Why are Oats not considered Gluten free? Aren’t Organic oats that were not processed in a facility that processes wheat safe to eat?

For those of us with gluten sensitivity, eating soy may be a problem because when harvested, the soy beans are dusted with wheat flour to prevent them from sticking together. Therefore, most soy is contaminated.
Another source of irritation could be oats, even though it does not contain gluten. Excellent sources of protein and fiber for celiacs are chia, quinoa and hemp seeds. They taste good too.

I live at the border to Canada, so access to the “prick the finger test” is easy and apparently inexpensive. 1) does it require a prescription, and 2) does it require a physician to administer and/or interpret the results, and 3) if so, can a family physician perform these services, and if not, which specialist?

@melodae: I have found gluten-free, wheat-free, fermented soy sauce at our local produce/whole foods grocery. Surprisingly, it has a slightly different (but good) taste. Friends and I have disposed of any food product in our homes that contain wheat with beneficial effects.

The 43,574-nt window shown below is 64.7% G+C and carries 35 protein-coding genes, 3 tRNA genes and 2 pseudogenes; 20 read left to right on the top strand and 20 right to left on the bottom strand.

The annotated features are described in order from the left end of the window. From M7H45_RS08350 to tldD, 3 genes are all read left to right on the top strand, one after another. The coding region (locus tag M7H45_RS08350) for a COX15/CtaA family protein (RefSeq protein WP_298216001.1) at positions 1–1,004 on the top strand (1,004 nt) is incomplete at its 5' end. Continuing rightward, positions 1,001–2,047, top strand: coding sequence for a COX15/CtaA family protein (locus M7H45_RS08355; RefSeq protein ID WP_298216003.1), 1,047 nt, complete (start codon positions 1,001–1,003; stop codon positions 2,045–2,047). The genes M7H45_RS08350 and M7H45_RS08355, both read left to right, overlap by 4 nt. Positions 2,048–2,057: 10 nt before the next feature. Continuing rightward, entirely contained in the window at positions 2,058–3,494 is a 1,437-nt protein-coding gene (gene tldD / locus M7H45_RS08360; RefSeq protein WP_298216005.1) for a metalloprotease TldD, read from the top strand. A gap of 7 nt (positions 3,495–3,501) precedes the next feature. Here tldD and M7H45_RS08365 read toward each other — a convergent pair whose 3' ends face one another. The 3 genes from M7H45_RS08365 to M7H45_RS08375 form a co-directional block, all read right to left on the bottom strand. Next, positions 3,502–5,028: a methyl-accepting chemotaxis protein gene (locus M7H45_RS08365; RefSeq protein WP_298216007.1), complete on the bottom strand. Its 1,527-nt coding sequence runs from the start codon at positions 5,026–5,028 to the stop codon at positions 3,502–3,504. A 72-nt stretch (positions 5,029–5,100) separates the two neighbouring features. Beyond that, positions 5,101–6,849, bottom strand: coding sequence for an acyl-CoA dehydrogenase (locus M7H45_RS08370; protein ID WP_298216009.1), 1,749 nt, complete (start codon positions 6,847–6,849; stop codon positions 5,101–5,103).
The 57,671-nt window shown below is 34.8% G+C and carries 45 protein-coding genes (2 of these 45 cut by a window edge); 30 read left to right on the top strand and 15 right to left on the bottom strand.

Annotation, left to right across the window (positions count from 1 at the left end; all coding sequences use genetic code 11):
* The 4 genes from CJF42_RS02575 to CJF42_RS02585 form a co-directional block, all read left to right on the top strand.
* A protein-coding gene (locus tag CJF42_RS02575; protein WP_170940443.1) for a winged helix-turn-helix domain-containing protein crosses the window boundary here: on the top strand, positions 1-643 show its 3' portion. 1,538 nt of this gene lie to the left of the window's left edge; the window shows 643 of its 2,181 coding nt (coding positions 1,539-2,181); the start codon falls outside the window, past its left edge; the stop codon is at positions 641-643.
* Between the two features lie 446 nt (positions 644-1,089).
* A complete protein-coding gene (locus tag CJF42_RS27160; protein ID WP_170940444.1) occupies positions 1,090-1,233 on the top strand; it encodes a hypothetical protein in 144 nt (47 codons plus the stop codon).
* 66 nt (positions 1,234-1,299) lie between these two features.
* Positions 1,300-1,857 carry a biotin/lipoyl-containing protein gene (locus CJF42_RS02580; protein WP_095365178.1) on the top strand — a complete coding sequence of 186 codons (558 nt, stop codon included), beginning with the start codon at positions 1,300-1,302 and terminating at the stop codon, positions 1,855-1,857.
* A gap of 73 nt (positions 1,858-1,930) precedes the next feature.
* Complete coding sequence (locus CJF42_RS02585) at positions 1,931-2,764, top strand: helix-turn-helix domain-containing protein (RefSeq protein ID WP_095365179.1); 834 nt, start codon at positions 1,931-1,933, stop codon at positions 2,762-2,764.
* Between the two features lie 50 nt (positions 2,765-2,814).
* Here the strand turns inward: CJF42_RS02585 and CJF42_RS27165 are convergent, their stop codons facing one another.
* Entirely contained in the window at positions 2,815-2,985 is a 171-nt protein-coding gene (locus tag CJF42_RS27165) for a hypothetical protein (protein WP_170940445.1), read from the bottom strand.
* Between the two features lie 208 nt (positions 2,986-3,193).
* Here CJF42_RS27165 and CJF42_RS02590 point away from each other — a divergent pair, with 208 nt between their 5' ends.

From what I have read and witnessed from TV expose’ episodes on who and what finance medical “studies”, I no longer trust pronouncements about “Eat this – it’s good for you” (and if you don’t you harm the finance sheets of Big Factory-Agriculture). These companies are not in business to help keep us healthy -they are in business to maximize their profits.

This is what I heard today concerning the diagnosis for Celiac disease. Doctors who aren’t “aware” and have not been trained in Celiac. Doctors who refuse to give the tests and insurance companies who refuse to pay.